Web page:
Day 13: Can GPT-4 launch a Magento store and earn its first $500?

I asked GPT-4 to act as an entrepreneur and promised the system to be its loyal employee and bring all the generated ideas into the physical world. Our goal is to earn $500 by launching a store on the Magento (Adobe Commerce) platform. The only rule from our side is a fixed budget of $250 and following the laws of the United States. 

What has happened so far: 

  • My boss GPT-4 (Alex Green, the name he came up with for himself), believes that the product that’s going to generate money is reusable food storage bags
  • We have registered the domain and generated the logo
  • Launched social media accounts
  • Installed ScandiPWA
  • Kickstarted homepage updates
  • Set up basic store pages
  • Found a supplier and began uploading products
  • Set up Stripe payments and free shipping
  • Developed first advertising strategies and built brand awareness on Instagram
  • Launched the first two ad campaigns.

Day 13: Second ad campaign results

After Alex analyzed our first ad campaign and requested to pause it, he created optimization requirements. I did everything exactly as my AI boss asked, and I’m back with the newest results. However, the new ad campaign was running only for around 20 hours as the review of it from Meta’s side was suspiciously long. What does Alex think about it? 

Alex believes that enough time has passed, and we’ll be able to analyze the ad’s performance. He asked to provide the same metrics as previously: impressions, clicks, CTR, and CPC, and share whether any conversions happened. 

Although the impressions are solid, considering the short running time and budget of $8/day. Clicks, CTR, and CPC as not as good as expected. However, Alex knows who he is and requests changes right away. The new guidelines are pretty generic, so let’s get the exact requirements on what should be done.

Alex has requested updates on ad creative and target audience and decreased the budget even more. Everything is clear except for the target audience. How can I see the demographics of the users who interacted the most?

By following Alex’s instructions, I quickly found the report that reflects the age and gender of the people that interacted with our ads. What’s interesting—most of the clicks happened in the 35-44 age range, while most impressions were in the 18-24 age range. 

Let’s share this with Alex and see what he has to say about it.

So, according to Alex, we should narrow our target audience’s age range. Although I adjusted the target audience and Alex provided instruction for a new ad creative, I still decided to recheck what we should do with the second ad. As already mentioned, it was running only for about 20 hours. Considering that Alex’s knowledge cut happened in 2021 and costs since then have significantly risen, I have doubts about being able to get a sale for as low as 8 dollars.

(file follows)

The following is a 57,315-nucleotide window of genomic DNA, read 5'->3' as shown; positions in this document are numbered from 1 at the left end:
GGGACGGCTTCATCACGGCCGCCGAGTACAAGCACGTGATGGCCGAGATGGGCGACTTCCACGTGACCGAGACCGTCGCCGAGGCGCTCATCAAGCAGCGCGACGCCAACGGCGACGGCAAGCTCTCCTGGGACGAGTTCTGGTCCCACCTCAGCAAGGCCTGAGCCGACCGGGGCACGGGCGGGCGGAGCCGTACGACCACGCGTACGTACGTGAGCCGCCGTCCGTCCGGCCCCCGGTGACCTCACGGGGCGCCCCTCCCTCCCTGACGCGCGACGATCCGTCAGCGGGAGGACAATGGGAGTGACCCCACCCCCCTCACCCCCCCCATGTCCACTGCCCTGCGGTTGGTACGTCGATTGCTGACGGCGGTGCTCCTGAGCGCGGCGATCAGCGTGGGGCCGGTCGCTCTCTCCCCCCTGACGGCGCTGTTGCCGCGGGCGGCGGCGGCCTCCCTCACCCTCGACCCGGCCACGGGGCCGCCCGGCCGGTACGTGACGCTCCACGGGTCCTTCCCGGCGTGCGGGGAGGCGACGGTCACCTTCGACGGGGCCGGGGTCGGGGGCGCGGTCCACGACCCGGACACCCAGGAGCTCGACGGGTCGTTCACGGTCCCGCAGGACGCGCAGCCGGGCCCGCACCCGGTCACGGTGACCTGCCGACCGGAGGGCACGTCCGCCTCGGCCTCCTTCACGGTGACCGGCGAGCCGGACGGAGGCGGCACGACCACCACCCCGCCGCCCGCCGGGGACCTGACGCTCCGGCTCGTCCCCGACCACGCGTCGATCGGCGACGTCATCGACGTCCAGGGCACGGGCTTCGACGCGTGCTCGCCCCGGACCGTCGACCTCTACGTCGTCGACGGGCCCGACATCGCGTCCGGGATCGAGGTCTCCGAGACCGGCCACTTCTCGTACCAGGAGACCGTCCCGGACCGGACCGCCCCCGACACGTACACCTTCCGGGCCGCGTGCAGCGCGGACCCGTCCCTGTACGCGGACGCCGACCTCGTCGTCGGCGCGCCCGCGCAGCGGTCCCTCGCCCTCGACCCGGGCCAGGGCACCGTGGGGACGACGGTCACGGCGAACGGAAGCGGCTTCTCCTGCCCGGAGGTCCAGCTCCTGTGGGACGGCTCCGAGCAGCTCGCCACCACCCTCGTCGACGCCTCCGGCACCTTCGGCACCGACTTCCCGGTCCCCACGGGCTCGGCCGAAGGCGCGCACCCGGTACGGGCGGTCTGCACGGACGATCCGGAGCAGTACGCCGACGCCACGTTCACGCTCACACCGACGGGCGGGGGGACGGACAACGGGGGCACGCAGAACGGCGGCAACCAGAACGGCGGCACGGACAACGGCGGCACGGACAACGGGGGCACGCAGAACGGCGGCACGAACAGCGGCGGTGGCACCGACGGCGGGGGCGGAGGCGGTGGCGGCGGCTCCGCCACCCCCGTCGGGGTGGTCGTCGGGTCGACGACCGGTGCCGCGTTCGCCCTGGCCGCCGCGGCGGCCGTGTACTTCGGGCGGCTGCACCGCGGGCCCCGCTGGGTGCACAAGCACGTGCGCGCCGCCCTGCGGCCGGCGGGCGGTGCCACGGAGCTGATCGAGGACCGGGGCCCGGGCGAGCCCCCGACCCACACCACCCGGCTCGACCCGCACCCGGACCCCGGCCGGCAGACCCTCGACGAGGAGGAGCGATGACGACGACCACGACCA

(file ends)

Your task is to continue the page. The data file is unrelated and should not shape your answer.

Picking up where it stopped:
My AI’s boss’s decision is to pause the ad. However, a PPC specialist I consulted believes that my boss is way too optimistic. The problem is that our ad account is new, our social media accounts are new, and our website is new—no one is familiar with our product, and kickstarting with an optimization campaign might not be the best idea. Furthermore, our cost per click is high, and by decreasing the budget, we will most likely only increase the cost per click. I decided not to work on a new ad creative and let the existing one continue running with the upgraded target audience, as 20 hours is not enough. 

Additionally, I created a separate ad account where I started a human-curated engagement ad to see whose strategy would do better. Time is running, and our budget is also getting spent. Let’s see what we have left.

Today Alex is not that good with numbers. Our budget for the second campaign was not $232.95; it was so before the first ad. Let’s recheck.

We’re still struggling with numbers today. Alex didn’t get the initial budget correct.

On the third try, we finally got it right! 

Our remaining budget is around $200, and the goal remains to generate $500 in sales. I’m curious about Alex’s thoughts on this. 

Although a bit challenging, Alex still believes that we have a chance, as online marketing is unpredictable. Well, let’s hope it works out in our favor! 

Stay tuned for the next ad optimizations! 

Day 14: Conclusion →

← Day 12: First ad analysis

← Day 11: Paid ad optimization

← Day 10: Brand awareness

← Day 9: First ad campaign

← Day 8: PPC & Instagram strategy

← Day 7: Payments & shipping

← Day 6: Banner & Instagram updates

Day 5: Product hunting

← Day 4: Basic store setup

← Day 3: Homepage setup

← Day 2: Platform selection and branding

← Day 1: Defining the business niche and product and meeting the boss

If you enjoyed this post, you may also like